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Breast Cancer - Causes, Symptoms and Treatment

Breast cancer is one of the most common cancers that affects women. In the US, about 180,000 women develop it each year. The disease can also occur in men, although male breast cancer accounts for less than 1 in 100 cases. The risk increases with age, twice every 10 years.

The disease is most commonly diagnosed in women over 50. Very few women under the age of 30 develop it. Despite the increase in incidence, there has been a slight decrease in the number of deaths in recent years and only about one-fifth of cases prove fatal. This reduction is due to an increase in treatment and an increase in the use of mammography for examination, which means that tumors can be detected early, as they often respond well to treatment.

Examinations can reduce the mortality rate among women aged 50 to 4 in 10. In the United States, many doctors recommend that women over the age of 40 have mammograms every 1-2 years and every year over 50 years. Cancerous tumors may initially develop in the breast lobules (a structure in the breast that produces milk). Tumors originating in the milk can cause Paget's disease in the breast. Tumors can spread to other organs, such as the lungs or liver, before detection.

It is a cancer that comes from the breast tissue of women and men. It can spread to the lymph nodes under the arm before diagnosis. With advanced disease, metastasis can be seen in many organs, including bones, brain, lungs, liver and skin.

Cause:

The main reason is the most unclear. However, several risk factors have been identified, most of which indicate that female hormone estrogen is an important factor in the development and progression of the disease. It is known that women who have their first menstrual period before the age of 11, or who have late menopause, appear to be at increased risk for developing this cancer, possibly because they are exposed to higher estrogen levels. The amount of menstrual cycles before the first pregnancy is also important. And a woman who has her first child before the age of 20 has a chance. Breastfeeding is thought to have additional protective effects.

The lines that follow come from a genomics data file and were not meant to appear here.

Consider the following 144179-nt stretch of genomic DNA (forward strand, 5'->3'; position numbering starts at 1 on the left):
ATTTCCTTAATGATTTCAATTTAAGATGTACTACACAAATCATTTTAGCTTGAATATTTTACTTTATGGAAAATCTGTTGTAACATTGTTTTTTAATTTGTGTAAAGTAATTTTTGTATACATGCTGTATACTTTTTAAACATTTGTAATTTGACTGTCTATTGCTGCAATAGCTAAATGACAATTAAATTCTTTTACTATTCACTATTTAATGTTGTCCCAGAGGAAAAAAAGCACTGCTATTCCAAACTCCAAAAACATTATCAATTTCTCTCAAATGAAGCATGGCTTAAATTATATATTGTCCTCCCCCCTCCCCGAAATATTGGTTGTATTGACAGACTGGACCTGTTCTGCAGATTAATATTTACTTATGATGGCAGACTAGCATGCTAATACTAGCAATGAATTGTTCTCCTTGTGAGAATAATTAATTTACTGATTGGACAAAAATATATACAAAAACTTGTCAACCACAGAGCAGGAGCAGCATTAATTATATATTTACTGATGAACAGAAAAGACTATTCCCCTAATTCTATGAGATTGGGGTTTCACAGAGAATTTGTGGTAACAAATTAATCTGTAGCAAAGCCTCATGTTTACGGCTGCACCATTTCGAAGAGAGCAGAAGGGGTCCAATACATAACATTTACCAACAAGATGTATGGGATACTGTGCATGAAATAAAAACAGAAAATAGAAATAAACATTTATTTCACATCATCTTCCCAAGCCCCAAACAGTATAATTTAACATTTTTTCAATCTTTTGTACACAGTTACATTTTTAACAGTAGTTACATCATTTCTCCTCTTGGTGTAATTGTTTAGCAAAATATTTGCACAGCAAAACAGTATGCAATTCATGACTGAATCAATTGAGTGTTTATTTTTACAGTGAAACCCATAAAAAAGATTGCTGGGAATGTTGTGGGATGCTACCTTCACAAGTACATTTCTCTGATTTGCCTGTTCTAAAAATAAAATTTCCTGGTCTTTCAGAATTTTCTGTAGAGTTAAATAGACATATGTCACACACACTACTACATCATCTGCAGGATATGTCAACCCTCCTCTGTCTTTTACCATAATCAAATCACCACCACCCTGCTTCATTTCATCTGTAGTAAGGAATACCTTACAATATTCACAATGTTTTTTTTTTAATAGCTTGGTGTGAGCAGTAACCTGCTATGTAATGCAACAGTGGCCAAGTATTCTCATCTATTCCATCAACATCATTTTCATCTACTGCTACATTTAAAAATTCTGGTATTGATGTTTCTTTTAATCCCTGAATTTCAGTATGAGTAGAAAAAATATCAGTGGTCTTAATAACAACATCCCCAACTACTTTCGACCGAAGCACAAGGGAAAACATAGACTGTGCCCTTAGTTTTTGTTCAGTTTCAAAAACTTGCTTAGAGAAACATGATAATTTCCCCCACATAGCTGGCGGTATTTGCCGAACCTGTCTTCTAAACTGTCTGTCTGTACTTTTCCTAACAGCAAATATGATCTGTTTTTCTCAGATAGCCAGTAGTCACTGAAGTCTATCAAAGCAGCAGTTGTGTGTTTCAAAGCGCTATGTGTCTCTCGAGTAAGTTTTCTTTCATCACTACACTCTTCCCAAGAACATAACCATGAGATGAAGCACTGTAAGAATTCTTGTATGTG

Risk factors for developing it include

. The onset of menstruation or late menopause

. The first pregnancy after 30 years

. Family history of the disease

. Radiation exposure

Risk factors may include

. High fat diets

. Excessive consumption of alcohol

. Estrogen replacement therapy

. Use of oral contraceptives

Signs:

It is usually seen as a painless lump anywhere in the breast or under the arm. Sometimes, the symptoms can be more subtle, such as:

. Upside down

. Bloody discharge from the nipple

. Changes in the skin over the breast make it resemble orange skin.

Diagnosis:

Any pain or lump of breast that is felt by a physical examination by a woman or her doctor and any lumps present in mammography (Radiography) should be considered for biopsy. Blots seen on mammography, but not subjected to examination, can be obtained by ultrasound or mammogram for biopsy. If the diagnosis is established, staging tests include:

. Liver function test

. Alkaline phosphate test to check for bone disease

. Chest X-ray (Radiography)

. Bone Scan (Nuclear Medicine)

Complications:

The complications are related to metastasis:

. Bone metastasis can cause pain, fractures or high calcium levels in the blood.

. Metastasis to the brain or spinal cord can cause seizures, headaches, weakness, numbness or confusion.

. Metastasis to the lungs can cause difficulty breathing, chest pain or swelling of the face and neck.

Treatment: Self Treatment:

. A balanced diet should be maintained. Once the diagnosis is made all estrogen medications should be discontinued, including birth control pills.

Medical treatment:

Many women will need additional medication after surgery to prevent it from returning. Whether tamoxifen (hormone pills) or chemotherapy (intravenous drugs) may be recommended depends on the type of tumor. Advanced cases are also treated with chemotherapy or hormone therapy.

Surgical Treatment:

The two alternative starting treatments are:

. Lumpectomy with surgery on lymph nodes is followed by radiation therapy to the breast.

. Mastectomy (mastectomy, partial or mastectomy, radically modified)

Prevention:

Early detection by examination of normal animals and routine mammographic examination (Radiography) is important. Low fat diets and moderate alcohol intake may be important. Some researchers consider that training for adolescent girls may be useful as it delayed the onset of menstruation.



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